Replacement route for Manawatu Gorge six years away

8 MinutesBy NZ Trucking magazineMarch 16, 2018

The replacement route for the permanently closed Manawatu Gorge has been announced, but motorists will have to use the alternative routes for another six years.

The NZ Transport Agency announced today that the preferred option was Option 3 of the four that had been shortlisted.

The proposed route will run from near the Te Apiti car park western entry of the closed Manawatu Gorge, cross the Ruahine Ranges north of the gorge, and emerge at Woodville.

NZTA director regional relationships Emma Speight says after a thorough investigation and extensive consultation, Option 3 emerged as the safest and most resilient route that best balances the combined needs of the communities, businesses and road users who will utilise it.

“Everybody understands just how important a replacement for the gorge is. It will re-establish a key strategic transport and freight link that supports the needs of the people and economies of central New Zealand” she says.

“Alongside this, the Transport Agency has committed to advancing investigations for a Regional Freight Ring Road, including a second road bridge across the Manawatu River, which stakeholders across the region see as a critical package to unlocking regional economic development opportunities.”

The Detailed Business Case process will begin immediately, covering a 10-year programme of work, targeted for completion at the same time as the replacement route for the Manawatu Gorge.

Transport operator Glenn Carroll wasn‘t looking forward to another six years of relying on the alternative routes as his trucks travel between Manawatu and Hawke‘s Bay several times a day.

“Obviously they‘ve got to purchase land and go through the consent process and all that. But there was talk that they were going to treat it like the Kaikoura road, as a priority, and do away with the resource consents. If they did it would be good.”

Carroll says at least the new route will be a green fields project so motorists won‘t be subject to road closures on the route while it is being built.

“It‘s not like they have to shut the road to traffic, at least they can get into it without any disturbance. It‘s no good the way it is at the moment, but six years, it‘s a long time.”

Carroll says it‘s especially difficult when the Saddle Road is closed for maintenance between 9am and 3pm.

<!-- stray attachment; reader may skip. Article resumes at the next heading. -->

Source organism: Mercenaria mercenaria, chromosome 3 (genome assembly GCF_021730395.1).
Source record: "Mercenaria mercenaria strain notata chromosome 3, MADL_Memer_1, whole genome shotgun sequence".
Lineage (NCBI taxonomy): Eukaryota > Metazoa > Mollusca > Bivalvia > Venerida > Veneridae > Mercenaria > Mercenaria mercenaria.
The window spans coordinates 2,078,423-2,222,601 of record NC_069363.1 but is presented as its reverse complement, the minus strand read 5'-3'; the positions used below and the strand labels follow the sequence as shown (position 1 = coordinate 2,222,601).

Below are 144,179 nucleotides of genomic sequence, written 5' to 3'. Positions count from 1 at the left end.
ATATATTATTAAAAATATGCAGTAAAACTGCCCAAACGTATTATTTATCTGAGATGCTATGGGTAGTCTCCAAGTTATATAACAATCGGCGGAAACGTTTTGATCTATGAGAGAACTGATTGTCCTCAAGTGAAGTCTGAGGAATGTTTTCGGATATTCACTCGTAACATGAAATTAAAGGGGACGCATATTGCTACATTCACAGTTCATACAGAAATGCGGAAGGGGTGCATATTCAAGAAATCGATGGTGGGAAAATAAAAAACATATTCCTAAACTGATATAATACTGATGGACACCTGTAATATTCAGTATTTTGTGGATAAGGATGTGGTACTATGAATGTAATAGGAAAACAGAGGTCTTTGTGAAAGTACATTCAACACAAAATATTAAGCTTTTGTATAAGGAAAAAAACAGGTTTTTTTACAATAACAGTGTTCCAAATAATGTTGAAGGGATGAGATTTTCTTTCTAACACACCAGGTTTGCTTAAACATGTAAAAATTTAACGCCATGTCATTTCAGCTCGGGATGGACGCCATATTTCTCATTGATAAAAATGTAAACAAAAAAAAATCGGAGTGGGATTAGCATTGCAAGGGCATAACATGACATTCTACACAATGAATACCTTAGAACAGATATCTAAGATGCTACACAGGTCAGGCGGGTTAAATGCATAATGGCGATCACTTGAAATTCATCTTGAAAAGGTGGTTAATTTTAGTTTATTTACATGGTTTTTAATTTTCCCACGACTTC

“We have to come through Pahiatua, and that‘s a pain in the neck, especially for some of our stuff that‘s only going to Feilding. We have got clients at Woodville too.”

It‘s not just the time factor, Carroll says every trip he makes also costs significantly more.

“Sometimes we‘ve got six or seven loads a day over there. It‘s not good – if you have to deviate off the Saddle, that‘s half an hour. The old gorge used to be a six-minute trip between bridge to bridge, you‘d just buzz through there. You just don’t appreciate it until it‘s gone.”

Horizons Regional Council chairman Bruce Gordon says that progressing a Regional Freight Ring Road in parallel with the Manawatu Gorge replacement route would be a significant step forward for the region.

“It would connect key freight hubs and bring significant improvements to freight and passenger vehicle movements through the central North Island hub of Manawatu, improving travel times and lowering costs. This better positions the region to attract investment in logistics, manufacturing and processing, which is critical for the region‘s future growth and prosperity.”

The inclusion of a second bridge over the Manawatu River would assist in building the region‘s resilience, provide a safer and more effective connection between some of the region‘s key industrial areas, and remove heavy trucks from Palmerston North‘s city centre.

Palmerston North City Council Mayor Grant Smith says engagement with regional stakeholders to reach a solution that achieves wider strategic objectives for both the region and the country as a whole was important.

“It is important for unlocking future regional economic development that the new State Highway 3 link offers connectivity and alignment to a proposed Regional Freight Ring Road and a new bridge. We are pleased this package of work achieves this,” Smith says.

“It is a great example of central and local government collaboration to optimise public investment in infrastructure for the long term, and reflects the impact of the new Government Policy Statement on Transport, which requires regional economic development considerations to be taken into account.”

Tararua District Mayor Tracey Collis says that this outcome has strong support from a range of local authorities and industry representatives.

“The ongoing instability of the gorge, which ultimately led to its closure in April 2017, has caused huge disruption for the region. The replacement route has been a matter of priority for the local councils and mayors and it’s pleasing to have worked so constructively with the Transport Agency to reach a decision that addresses both the immediate issue and the longer term strategic issues for the Tararua District and the wider region,” Collis says.

A detailed business case on the new SH3 route will be finalised over the next few weeks. The project team will then seek resource consents with construction planned to begin in 2020, with the new road completed by 2024.

Option 3 will have an average incline gradient of 5.8%, with a maximum of 8% (in comparison, the current main alternative route, the Saddle Road, has a maximum gradient of 16%).

Travel time is estimated to be 13 minutes for general traffic (compared with an average 16.7 minutes that it took to travel the Manawatu Gorge).

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